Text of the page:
Late last month, Angelenos had the rare opportunity to check out Peter Lai's Secret Japanese Cultural Village. The fashion designer and dancer hosted tours of his 5,000-square-foot masterwork, along with a sale of his original designs and selections from his vast collection of books, art and kimonos.
Peter Lai comes from a distinguished family of Chinese Opera, film and stage costumers, and until his retirement in 2013 ran a beloved boutique in San Marino. After retiring, Lai was able to fulfill his lifelong dream: the creation of a Japanese artist village. Lai spent more than a year creating the Cultural Village, a collection of themed vignettes, inside his massive loft in the Arts District. Lai gave L.A. Weekly a private tour.
Photos by Star Foreman.
High above the clouds at the very top of Laurel Canyon perches the fairytale castle of the Flying Morgans. For 20 years Gary, Susie, Molly and Bonnie have invited their closest friends to ring in the New Year with them and with two dancing stages, a New Year's Eve ball drop, free-flowing Champagne and a shuttle to take you back down to your real life at the bottom of the hill. This year, we captured photos of the few lucky thousand who, with golden tickets in hand, came to the castle in the sky.
All photos by Star Foreman
They made a list, they checked it twice — a list for the pub crawl and fun and games, of course. The revelers of L.A. SantaCon, who dressed as Santa, as poinsettia plants, as naughty elves — and then there was that posse of protesting clowns — followed @lasanta on Twitter to Barney's Beanery in Santa Monica, the Santa Monica Pier, a park to play some Santa games, then to the Gold Line to start the pub crawl. Later in the evening, the Santas made a quick stop before hitting up downtown Culver City and requesting some Santasy lap dances at Fantasy Island and Plan B (sorry, no photos allowed) before finishing the *burp* night at Grilliant, Janga and Pieology. Next year Santa will show up in another part of Los Angeles — watch the Twitter handle for information after Thanksgiving 2017.
Imagine it is 3 a.m. in downtown Los Angeles. Just steps away from Skid Row, the parking is full, cars are flying in and out, people are trading. Amid a silent city, something grows. The ancient (95 years old) Original Los Angeles Flower Market comes to life when the rest of the city is sleeping. At 55,000 square feet, the flower market is the largest in the country. You'll find orchids, air plants, succulents, money trees, topiaries, gardenias and roses. Lots and lots of roses.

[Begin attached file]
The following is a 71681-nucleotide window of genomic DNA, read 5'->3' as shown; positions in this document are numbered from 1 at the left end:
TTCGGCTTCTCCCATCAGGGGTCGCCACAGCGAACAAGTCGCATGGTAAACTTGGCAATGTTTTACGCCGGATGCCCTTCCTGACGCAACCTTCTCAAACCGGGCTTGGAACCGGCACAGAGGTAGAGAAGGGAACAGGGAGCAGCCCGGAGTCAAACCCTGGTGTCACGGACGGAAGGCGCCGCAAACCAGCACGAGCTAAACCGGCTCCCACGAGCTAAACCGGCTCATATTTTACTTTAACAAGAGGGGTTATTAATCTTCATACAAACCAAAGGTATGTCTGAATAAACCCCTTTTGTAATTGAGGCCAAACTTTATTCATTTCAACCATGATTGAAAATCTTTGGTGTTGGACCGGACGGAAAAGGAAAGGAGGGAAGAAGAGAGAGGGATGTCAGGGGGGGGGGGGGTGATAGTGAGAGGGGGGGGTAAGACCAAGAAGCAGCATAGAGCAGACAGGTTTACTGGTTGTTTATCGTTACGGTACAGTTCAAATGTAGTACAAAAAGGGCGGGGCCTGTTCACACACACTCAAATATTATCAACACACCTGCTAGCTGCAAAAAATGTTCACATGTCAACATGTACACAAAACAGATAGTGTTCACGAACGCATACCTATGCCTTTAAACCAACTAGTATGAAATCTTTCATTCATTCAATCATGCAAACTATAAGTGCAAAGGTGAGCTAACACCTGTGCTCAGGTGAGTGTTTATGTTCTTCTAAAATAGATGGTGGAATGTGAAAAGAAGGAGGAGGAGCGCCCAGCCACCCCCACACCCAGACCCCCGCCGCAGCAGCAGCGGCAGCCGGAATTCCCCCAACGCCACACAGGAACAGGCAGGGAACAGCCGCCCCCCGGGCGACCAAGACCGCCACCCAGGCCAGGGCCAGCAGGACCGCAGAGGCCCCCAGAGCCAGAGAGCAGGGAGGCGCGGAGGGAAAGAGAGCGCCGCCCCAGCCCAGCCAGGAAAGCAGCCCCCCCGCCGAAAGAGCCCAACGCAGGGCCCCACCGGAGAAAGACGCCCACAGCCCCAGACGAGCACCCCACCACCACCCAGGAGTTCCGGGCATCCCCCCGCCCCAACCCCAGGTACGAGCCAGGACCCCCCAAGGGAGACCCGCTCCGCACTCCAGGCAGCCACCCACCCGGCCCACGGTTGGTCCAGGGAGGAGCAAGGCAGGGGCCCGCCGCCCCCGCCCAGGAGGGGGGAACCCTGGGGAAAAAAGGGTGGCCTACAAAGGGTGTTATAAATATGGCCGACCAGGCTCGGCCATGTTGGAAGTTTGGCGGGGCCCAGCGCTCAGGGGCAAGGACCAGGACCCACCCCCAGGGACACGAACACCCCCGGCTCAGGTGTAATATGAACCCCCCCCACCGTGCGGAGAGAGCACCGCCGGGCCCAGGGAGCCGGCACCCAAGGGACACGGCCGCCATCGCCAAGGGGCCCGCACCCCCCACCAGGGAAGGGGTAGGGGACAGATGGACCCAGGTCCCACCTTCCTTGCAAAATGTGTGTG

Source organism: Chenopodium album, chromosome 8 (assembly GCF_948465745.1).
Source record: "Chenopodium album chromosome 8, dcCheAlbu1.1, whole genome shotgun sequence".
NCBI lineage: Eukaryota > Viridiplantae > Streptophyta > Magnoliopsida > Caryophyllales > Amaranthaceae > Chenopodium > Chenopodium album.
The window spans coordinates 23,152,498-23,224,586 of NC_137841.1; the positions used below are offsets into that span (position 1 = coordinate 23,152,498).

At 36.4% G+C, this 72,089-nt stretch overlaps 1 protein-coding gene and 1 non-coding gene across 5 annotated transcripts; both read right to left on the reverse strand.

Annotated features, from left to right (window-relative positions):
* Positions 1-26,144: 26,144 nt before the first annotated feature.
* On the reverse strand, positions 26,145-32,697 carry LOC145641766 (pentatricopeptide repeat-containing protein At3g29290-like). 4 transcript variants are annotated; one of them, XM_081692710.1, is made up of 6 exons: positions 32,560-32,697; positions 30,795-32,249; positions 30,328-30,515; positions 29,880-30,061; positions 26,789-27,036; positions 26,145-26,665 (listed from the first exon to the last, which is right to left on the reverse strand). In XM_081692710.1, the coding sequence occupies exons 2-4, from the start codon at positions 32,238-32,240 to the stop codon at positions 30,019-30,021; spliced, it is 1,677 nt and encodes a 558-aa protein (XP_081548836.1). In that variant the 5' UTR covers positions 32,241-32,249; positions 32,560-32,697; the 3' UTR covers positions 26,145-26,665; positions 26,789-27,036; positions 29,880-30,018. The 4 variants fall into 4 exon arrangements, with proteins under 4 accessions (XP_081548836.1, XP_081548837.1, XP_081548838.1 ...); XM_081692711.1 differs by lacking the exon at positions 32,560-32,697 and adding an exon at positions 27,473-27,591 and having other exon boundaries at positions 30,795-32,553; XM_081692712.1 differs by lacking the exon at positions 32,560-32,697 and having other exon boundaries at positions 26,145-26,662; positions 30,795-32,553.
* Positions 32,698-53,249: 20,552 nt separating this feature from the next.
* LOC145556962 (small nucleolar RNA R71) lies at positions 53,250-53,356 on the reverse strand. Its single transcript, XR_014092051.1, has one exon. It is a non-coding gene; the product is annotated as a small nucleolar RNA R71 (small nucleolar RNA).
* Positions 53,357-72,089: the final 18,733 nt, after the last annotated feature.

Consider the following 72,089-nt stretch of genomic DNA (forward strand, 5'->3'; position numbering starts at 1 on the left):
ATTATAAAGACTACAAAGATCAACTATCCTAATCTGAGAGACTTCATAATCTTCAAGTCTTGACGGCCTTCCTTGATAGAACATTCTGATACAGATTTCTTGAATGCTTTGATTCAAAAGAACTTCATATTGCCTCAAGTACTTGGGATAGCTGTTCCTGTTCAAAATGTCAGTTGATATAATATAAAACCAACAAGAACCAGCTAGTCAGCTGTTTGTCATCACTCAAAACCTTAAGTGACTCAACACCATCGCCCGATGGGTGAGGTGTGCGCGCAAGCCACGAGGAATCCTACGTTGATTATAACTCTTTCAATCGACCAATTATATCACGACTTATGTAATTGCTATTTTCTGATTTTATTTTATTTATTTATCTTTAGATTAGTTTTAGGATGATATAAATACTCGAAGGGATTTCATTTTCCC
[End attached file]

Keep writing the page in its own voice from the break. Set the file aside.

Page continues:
We visited the Flower Market and surrounding district to get the lowdown on the smelly truth.
Orchids: At the Orchid Affair you find not just living orchids but exquisite silk paper orchids, fairies and a couple of cats guarding the merchandise. The only vendor to grow their own orchids, at the farm located in Montclair, the Orchid Depot is on the higher end of price, but in exchange you get American-grown rare species that you can brag to your friends about.
Roses: Vincent at Wall Street Floral is right at the main entrance to the mall, displaying nice fresh buds. Two dozen roses can cost you anywhere from $5.75 to $18, depending on color and size, but most are in the $7.75 range.
Dried flowers and specialty: Villa Flowers, in the Southern California Flower Market, sells dried wreaths and wall art in addition to roses and baby's breath.
Plants: We couldn't choose between Rudy's Plants and HM Wholesale Plants. Both have healthy plants for a fraction of the cost at Home Depot. Both are in the Southern California Flower Market. Plus both have air plants, which are having a moment.
Something different: ZCallas has seasonal flowers, moss and wood, and honey shipped in from Oregon.
Arrangements: Go outside the OLAFM and the SCFM and you will find dozens of shops, spreading out in all directions, six blocks from San Pedro Street west to Maple Street and Seventh Street south to Ninth Street. These little businesses cater to any flower-arrangement needs: funerals, victory wreaths, weddings. Inside the California Flower Mall, we found one of our favorite arrangers at El Poblano Flowers.
Parking: Park in the structure off of San Julian for $4 for the day.
Restrooms: The only restrooms are inside the Original Los Angeles Flower market, and they are clean and free.
All photos by Star Foreman
Imagine Guillermo del Toro invited you over to his home, known as Bleak House, for a quick tour. He would show you all his "beautiful monsters," and you'd be able to flick through his notebooks and wind his automatons. Co-organized/co-curated by Britt Salvesen at LACMA, Jim Shedden at AGO, and Matthew Welch at the Minneapolis Institute of Art, "Guillermo del Toro: At Home With Monsters" runs through Nov. 27 in LACMA's Art of the Americas Building, plaza level. The exhibition has eight themed sections, including Death and the Afterlife, Victoriana, and Freaks and Monsters. Each room explores another facet of Del Toro and his work, with all of the artwork chosen from the private collection of the director of Pan's Labyrinth, Hellboy and Crimson Peak. Throughout the exhibition LACMA will offer screenings of Del Toro's work as well as films he has selected, as well as artist walkthroughs of the exhibit. The exhibit will travel to Minneapolis and Ontario, Canada, after its run in L.A. All photos by Star Foreman.
Death Valley National Park — the hottest, driest and lowest land area in North America — is experiencing a "super bloom" as a result of the recent El Niño weather. The rare event blankets the usually barren desert with swaths of colorful wildflowers, which attract tourists from around the world. These photographs were shot March 7 and 8. All photos by Brian Feinzimer.